Thursday, November 15, 2007

Ravens Coddle Veterans

Think back to high school for a moment and remember your senior year. You probably had some cupcake electives to choose from to set up your course curriculum for your high school swan song. You wanted to cruise through that year. After all you were one of the top dogs in school and you had waited three years for the opportunity to lollygag.

Sound familiar?

Well the NFL’s version of that cupcake course curriculum is the Baltimore Ravens. Veterans love to play for Brian Billick. They love the facilities and they love the way that Billick and the organization coddles them. It’s like a convalescent home that helps extend careers.

Trevor Pryce knows it. By his own admission he has said that the Ravens way will help prolong his career enabling him to make millions and millions more. Had he stayed in Denver, he’s said that he might be retired by now.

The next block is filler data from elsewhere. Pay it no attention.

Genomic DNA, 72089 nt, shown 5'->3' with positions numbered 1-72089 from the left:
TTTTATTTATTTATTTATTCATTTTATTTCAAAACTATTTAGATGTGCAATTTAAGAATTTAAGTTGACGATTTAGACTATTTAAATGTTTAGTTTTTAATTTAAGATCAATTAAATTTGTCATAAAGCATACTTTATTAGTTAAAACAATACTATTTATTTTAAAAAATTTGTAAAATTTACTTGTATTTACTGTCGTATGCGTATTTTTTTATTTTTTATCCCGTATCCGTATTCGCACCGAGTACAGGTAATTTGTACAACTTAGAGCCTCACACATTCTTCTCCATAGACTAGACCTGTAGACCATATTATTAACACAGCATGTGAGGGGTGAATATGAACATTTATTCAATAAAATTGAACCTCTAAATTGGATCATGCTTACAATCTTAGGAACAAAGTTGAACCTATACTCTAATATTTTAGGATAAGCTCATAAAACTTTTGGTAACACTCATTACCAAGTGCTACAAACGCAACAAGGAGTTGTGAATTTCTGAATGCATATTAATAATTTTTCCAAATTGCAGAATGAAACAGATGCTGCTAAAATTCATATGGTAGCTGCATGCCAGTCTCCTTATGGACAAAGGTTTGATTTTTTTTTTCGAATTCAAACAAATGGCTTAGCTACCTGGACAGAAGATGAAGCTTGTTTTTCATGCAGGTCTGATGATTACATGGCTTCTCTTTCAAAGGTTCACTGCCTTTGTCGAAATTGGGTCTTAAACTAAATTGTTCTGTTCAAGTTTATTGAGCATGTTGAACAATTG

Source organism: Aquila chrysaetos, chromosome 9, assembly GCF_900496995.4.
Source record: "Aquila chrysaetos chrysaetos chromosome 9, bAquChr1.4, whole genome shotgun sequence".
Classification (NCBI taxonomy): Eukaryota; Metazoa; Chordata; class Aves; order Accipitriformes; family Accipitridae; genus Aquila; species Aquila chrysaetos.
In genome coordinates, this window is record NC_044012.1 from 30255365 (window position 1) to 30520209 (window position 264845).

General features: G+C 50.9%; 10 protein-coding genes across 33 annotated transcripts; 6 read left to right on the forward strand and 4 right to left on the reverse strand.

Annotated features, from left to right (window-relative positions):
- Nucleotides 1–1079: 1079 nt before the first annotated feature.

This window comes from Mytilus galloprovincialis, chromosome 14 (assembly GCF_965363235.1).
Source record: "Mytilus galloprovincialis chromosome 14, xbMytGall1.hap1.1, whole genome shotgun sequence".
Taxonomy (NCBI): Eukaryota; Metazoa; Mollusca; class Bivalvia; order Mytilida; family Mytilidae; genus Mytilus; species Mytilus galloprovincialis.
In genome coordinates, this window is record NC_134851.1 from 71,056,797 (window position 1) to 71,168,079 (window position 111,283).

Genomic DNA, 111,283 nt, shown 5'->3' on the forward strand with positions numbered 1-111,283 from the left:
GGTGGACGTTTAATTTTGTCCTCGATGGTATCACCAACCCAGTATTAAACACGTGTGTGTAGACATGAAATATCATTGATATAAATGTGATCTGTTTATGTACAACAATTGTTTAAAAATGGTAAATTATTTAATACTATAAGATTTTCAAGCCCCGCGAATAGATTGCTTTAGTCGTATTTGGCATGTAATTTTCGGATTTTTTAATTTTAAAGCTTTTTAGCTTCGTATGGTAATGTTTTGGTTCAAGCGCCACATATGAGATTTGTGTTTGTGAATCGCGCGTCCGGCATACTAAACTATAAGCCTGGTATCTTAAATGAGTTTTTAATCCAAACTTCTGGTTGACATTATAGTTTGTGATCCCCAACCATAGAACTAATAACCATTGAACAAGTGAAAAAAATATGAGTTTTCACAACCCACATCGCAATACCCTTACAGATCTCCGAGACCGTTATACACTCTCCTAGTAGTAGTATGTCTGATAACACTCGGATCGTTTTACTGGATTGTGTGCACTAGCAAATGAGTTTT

Yet it makes you wonder about the mindset of the team. Do the Ravens foster fat-cat thinking? Does it help explain why Brian Billick led teams are so up and down?

At halftime during the Ravens v. Bengals game, the featured entertainment was the high school quarterback challenge. Does anyone here think that Steve McNair could actually win that challenge if he competed?

Despite the woefulness of the Ravens offense, Willis McGahee has been a glimmer of hope and clearly the silver lining in Baltimore’s points challenged offense. It’s no small coincidence that when McGahee carries the ball more than 20 times the Ravens are undefeated. They’ve lost each time he fails to hit the 20 carry mark. I get that they want to preserve him and not beat him into the ground like they did with Jamal Lewis, but could someone please explain why McGahee comes out on third down? He’s their best offensive player right? Why take him off the field?

Hey Brian, if you want to preserve him, take him out every now and then on first down and let Musa Smith or Mike Anderson carry the rock. Taking McGahee out on third down is like the Red Sox pinch hitting for Big Pappy when a runner is in scoring position.